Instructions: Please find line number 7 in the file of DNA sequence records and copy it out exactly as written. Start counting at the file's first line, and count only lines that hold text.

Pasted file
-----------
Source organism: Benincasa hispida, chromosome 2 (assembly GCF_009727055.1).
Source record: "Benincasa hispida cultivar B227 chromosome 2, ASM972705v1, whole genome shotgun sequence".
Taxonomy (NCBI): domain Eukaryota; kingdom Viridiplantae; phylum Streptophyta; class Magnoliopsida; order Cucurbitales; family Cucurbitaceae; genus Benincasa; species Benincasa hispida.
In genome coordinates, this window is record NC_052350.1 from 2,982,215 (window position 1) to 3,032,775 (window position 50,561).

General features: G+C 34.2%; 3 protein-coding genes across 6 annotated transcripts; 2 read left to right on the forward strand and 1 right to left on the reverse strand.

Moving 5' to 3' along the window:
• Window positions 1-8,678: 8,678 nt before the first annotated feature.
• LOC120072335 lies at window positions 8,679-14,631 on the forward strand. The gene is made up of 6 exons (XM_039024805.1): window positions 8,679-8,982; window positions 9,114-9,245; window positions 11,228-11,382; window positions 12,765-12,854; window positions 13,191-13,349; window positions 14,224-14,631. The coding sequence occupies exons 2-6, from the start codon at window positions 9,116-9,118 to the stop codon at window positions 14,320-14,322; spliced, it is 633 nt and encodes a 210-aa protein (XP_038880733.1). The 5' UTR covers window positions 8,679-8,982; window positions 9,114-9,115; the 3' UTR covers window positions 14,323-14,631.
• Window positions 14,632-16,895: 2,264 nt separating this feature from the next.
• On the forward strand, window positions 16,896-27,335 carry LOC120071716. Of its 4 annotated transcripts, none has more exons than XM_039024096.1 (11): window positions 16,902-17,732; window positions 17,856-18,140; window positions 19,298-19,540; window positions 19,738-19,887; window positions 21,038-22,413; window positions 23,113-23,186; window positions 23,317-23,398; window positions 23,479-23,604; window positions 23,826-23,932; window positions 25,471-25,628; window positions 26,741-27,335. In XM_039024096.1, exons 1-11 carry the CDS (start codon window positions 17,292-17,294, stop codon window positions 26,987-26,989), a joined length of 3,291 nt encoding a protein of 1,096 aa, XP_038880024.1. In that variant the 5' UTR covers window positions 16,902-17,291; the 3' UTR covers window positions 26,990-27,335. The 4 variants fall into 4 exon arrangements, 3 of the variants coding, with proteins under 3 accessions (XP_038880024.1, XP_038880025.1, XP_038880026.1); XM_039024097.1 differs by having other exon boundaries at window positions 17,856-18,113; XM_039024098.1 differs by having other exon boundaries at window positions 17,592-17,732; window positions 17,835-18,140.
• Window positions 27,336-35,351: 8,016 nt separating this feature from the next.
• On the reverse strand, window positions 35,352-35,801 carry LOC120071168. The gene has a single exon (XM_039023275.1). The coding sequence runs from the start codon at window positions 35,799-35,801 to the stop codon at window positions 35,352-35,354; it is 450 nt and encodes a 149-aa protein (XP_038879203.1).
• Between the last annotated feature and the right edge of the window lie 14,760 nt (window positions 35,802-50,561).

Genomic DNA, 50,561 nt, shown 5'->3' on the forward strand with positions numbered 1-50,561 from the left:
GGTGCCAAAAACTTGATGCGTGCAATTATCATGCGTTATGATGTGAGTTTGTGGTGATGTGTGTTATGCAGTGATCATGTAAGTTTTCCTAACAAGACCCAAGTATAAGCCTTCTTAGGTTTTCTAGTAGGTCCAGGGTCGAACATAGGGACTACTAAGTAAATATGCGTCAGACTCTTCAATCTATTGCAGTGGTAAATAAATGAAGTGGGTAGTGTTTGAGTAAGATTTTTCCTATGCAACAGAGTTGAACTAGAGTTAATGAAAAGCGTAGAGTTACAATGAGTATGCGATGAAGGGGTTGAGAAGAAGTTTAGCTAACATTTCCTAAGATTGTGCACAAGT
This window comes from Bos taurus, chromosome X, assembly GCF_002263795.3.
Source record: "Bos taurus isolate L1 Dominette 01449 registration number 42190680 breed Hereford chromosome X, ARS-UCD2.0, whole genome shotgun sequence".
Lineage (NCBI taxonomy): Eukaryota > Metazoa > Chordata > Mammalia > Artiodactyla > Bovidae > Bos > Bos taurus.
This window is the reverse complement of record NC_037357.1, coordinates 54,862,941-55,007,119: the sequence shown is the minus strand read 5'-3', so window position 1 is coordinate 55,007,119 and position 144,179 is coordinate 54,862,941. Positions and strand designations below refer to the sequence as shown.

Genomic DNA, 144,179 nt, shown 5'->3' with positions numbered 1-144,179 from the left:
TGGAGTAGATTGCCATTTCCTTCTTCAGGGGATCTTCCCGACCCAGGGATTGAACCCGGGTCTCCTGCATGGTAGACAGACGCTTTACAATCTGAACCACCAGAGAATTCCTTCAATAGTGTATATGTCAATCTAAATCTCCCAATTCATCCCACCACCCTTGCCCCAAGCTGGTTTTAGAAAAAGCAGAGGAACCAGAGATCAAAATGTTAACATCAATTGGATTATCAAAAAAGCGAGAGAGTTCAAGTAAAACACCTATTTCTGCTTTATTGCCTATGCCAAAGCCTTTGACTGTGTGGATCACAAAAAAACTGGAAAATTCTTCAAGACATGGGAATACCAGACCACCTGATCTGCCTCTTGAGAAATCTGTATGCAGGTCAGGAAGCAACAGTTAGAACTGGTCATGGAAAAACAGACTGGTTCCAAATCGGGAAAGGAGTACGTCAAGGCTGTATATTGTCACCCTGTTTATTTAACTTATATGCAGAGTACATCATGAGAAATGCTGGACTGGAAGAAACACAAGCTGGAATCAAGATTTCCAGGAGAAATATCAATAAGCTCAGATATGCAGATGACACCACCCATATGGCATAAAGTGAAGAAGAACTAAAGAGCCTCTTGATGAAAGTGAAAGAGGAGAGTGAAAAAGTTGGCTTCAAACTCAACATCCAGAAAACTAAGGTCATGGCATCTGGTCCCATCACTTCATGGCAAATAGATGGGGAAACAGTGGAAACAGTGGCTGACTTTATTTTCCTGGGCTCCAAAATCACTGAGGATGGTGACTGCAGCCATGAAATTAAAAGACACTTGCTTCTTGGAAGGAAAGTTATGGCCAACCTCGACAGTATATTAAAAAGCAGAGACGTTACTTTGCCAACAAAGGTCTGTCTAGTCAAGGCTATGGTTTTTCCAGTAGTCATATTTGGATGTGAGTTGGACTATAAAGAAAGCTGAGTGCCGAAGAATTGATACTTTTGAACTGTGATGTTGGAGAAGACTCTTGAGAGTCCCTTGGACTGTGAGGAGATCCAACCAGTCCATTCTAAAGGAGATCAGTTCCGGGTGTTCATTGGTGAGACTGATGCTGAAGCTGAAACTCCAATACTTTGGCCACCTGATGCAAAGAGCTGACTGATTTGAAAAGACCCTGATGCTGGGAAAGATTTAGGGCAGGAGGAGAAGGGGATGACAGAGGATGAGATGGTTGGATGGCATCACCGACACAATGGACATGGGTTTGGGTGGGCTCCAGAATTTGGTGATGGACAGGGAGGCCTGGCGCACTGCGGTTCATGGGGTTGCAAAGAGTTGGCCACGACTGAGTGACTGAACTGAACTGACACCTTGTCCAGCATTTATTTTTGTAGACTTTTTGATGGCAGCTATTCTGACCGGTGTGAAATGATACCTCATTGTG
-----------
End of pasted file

• Window positions 1-8,678: 8,678 nt before the first annotated feature.